The MLB All-Star Game is tonight featuring two Red Sox, David Ortiz, starting at DH and Dustin Pedroia (right), as a reserve second baseman. I thought it would be a good time to look back at the best Red Sox performances throughout All-Star Game history. From Pedro Martinez's dominance to Ted Williams' heroics I wanted to pick the greatest Red Sox All-Stars, based solely on their showings in the game's summer showcase. While some of those selected here are rather predictable, others are not who you thought they'd be, and that's the fun of exercises like this.
Remember, this is just one man's opinion, and your team could be completely different. But for the record, here are my Alltime Red Sox All-Stars.
Catcher: The first Red Sox All-Star was catcher Rick Ferrell who went 0-3 with a sacrifice bunt in his four trips to the plate in the inaugural mid-summer classic played at Chicago's Comiskey Park in 1933. And since then only three Red Sox backstops have managed any All-Star hits, just one had a multi-hit game and he's also the only Sox catcher to walke twice in a game. Is it Carlton Fisk? Nope, Pudge was 1 for 12 in his six games for Boston. Jason Varitek? The Captain did bat .500 with an OBP of .667 but came to the plate in only one of the two games he was selected for. The answer is Birdie Tebbets who played in the 1948 and 1949 All-Star contests and reached base four out of five trips to the plate. He and Fisk are also the only Sox catchers to drive in an All-Star run.
First Base: An 18-time All-Star, Carl Yastrzemski was primarily a left fielder throughout his career but also played a significant number of games at first, including three of his All-Star appearances. As a first sacker, Yaz was an impressive 4 for 7 in All-Star competition, including 2 for 3 at the spot after moving from center field in his MVP 1970 game. Honorable mentions go to David Ortiz, Adrian Gonzalez and George Scott, all of whom went deep.
Second Base: The table is set tonight for Dustin Pedroia who, with a good game, could take over the top spot from Bobby Doerr who appeared in eight ASG's, reaching base via hit just four times, accounting for every hit by a Sox second sacker in 32 All-Star at bats.
Shortstop: With 18 total games spread out seven All-Star shortstops to choose from you'd figure that there would be some competition for this honor, but the spot goes without much of a fight to Joe Cronin, who in five appearances hit .235 with a double and two runs batted in. In 1935 his second inning scoring fly (sacrifice flies weren't accounted for during much of the 1930's and 40's) provided the deciding run in the AL's 4-1 victory.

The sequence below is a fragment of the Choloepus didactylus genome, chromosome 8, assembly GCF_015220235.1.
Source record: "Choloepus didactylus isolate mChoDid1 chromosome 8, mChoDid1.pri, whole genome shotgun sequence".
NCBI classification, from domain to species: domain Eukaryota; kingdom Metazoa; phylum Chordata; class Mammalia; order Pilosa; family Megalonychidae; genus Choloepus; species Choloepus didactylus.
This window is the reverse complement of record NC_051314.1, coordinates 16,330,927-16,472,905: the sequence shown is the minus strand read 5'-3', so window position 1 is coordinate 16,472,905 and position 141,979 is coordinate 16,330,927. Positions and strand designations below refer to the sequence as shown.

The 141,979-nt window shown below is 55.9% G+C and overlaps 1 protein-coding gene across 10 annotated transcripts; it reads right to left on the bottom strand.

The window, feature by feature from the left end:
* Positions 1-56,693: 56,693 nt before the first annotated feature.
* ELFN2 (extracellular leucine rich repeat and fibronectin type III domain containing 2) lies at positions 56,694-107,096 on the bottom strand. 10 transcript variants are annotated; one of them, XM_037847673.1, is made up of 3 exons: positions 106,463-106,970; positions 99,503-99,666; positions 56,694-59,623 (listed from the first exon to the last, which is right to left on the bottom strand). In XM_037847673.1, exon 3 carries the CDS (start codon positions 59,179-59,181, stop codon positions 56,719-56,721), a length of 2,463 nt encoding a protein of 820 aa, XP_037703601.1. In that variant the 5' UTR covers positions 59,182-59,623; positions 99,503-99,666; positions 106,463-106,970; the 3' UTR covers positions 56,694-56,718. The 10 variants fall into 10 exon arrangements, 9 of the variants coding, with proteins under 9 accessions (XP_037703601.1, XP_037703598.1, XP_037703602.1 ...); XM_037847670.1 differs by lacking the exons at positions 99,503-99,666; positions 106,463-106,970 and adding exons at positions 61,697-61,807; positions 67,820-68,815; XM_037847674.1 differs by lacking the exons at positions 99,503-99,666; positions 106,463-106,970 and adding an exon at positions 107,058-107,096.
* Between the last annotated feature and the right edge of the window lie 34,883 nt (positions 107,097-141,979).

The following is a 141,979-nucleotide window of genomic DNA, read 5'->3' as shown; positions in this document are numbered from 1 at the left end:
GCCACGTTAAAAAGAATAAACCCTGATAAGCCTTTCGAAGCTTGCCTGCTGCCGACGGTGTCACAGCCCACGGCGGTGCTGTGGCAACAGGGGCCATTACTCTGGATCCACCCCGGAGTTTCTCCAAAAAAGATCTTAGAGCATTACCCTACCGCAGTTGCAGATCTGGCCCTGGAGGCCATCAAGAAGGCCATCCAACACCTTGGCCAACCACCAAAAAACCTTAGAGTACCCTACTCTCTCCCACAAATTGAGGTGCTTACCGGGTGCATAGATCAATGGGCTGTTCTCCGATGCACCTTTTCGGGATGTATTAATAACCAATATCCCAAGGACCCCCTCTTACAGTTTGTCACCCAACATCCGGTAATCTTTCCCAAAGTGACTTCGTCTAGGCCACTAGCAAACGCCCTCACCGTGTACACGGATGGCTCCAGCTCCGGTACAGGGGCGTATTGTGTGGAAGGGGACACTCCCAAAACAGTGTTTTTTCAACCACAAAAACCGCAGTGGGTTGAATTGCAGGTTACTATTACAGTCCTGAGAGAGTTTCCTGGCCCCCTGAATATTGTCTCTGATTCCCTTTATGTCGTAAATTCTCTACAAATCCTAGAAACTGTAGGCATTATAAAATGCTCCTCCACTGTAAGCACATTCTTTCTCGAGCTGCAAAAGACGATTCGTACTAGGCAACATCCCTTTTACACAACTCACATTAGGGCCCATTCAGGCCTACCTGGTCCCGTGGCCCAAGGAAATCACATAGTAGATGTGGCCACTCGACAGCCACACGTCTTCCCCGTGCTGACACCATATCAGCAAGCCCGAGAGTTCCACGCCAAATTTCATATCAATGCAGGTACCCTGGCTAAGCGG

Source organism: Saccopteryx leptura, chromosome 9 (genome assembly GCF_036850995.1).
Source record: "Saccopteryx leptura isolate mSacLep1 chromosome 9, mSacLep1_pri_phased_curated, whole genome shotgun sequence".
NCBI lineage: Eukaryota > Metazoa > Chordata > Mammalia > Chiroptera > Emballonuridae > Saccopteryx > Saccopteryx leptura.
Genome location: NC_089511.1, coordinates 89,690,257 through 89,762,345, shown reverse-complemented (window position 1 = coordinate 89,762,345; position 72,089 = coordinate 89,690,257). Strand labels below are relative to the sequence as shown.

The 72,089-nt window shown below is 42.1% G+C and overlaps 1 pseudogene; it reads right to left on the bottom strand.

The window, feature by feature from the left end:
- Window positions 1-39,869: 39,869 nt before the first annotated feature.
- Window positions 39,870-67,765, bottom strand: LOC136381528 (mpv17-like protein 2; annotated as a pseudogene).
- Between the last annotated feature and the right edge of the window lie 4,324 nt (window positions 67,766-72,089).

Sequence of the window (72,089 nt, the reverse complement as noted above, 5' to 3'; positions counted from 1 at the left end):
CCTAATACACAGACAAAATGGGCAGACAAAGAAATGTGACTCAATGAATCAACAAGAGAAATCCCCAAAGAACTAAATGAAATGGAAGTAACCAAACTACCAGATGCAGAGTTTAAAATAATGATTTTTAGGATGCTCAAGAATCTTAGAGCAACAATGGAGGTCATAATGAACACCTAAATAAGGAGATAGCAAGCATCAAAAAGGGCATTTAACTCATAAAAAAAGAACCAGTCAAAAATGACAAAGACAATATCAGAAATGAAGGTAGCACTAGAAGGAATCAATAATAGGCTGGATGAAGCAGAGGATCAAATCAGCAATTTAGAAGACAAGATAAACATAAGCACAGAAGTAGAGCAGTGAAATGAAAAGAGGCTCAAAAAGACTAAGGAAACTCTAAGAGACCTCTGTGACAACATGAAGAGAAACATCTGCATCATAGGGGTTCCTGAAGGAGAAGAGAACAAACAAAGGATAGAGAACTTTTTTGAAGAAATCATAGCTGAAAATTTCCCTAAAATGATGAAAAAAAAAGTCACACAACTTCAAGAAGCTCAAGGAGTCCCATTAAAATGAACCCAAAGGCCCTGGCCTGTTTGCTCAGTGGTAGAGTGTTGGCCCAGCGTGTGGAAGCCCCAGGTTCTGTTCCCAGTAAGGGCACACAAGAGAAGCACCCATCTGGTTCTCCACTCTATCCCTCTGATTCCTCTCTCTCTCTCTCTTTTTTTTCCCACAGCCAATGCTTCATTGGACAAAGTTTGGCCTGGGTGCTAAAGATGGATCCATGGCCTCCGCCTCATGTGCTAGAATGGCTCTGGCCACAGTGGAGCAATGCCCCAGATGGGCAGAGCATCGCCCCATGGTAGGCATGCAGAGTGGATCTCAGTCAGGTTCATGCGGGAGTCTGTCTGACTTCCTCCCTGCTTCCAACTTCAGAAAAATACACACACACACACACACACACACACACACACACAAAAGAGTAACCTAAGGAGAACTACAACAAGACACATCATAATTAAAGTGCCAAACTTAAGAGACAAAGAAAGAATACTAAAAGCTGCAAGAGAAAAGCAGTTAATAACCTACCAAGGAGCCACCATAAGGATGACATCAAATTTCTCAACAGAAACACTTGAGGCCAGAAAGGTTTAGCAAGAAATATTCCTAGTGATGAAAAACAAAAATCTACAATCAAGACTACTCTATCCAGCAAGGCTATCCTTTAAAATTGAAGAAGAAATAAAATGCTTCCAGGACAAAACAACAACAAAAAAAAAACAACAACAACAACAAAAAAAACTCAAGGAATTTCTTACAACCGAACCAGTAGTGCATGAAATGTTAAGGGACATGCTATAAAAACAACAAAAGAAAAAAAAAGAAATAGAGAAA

Third Base: Eight different Red Sox have manned the hot corner in the ASG, with Wade Boggs leading the way with eight games played and a typical .368 batting average. He gets the nod over Frank Malzone who was selected seven times and is one of just two Sox third basemen (with Boggs) to smack an All-Star homer.
Left Field: Only Hank Aaron, Willie Mays and Stan Musial played in more All Star Games (24) than Williams (18) who famously missed all or part of five seasons due to his service in the U.S. Marine Corps. Williams ranks fourth in All Star history in plate appearances, fifth in at bats, is tied for third in hits (14), tied for second in home runs (4), leads in RBI's (12) and walks (11).
Center Field: An All-Star in each of his six seasons with the Sox, Fred Lynn is an alltimer when it comes to All-Star play. While his legendary 1983 grand slam came as a member of the California Angels, the other three of his Ted Williams-tying four midseason classic home runs came representing Boston, as did half of 10 career All-Star RBIs, placing him in a tie for second. His 1.262 OPS ranks first among all Sox with more than five career All Star trips to the plate.
Right Field: Despite names like Dwight Evans, Jim Rice, Dom DiMaggio and Jimmy Piersall all playing in more All-Star games than him, it's J.D. Drew and his MVP 2008 that gets the nod. Entering the game in the sixth as Ichiro Suzuki's replacement, Drew went on a tear, touching up Cincinnati's Edinson Volquez for a two-run blast in the seventh. Drew also walked, singled and stole a base in the AL's marathon 15-inning victory.
DH: There's only been one Red Sox DH in All Star competition so that means one of the team's three current All-Stars, David Ortiz, and his .357/.438/.571 All-Star line, with a home run wins in a walk-over.
Starting Pitcher: Throughout the years seven Red Sox— Lefty Grove, Mel Parnell, Bill Monbouquette, Dennis Eckersley, Roger Clemens, Pedro Martinez and Derek Lowe— have started the All-Star Game on the hill— pitching to an overall record of 2-3. Nobody was as dominant in any game as Martinez who fanned Barry Larkin, Larry Walker, Sammy Sosa, Mark McGwire and Jeff Bagwell of the six batters he faced in 1999, the only All-Star Game he appears in for Boston (he sat through three more).
Reliever: Jonathan Papelbon pitched three times as a Red Sox All-Star with two hits allowed, striking out five in three scoreless innings of work. Although he never got an All-Star save, he was the winning pitcher in the 2009 Classic in St. Louis.
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He has also authored or made contributions to many books, including the Sports Illustrateds 100 Fenway: A Fascinating First Century.
Now living in Marblehead, hes focusing his attention on the Boston sports scene, specifically delving into the numbers affecting the Red Sox, Patriots, Celtics and Bruins, with the goal of informing and entertaining real fans. You can follow him on Twitter at @SabinoSports.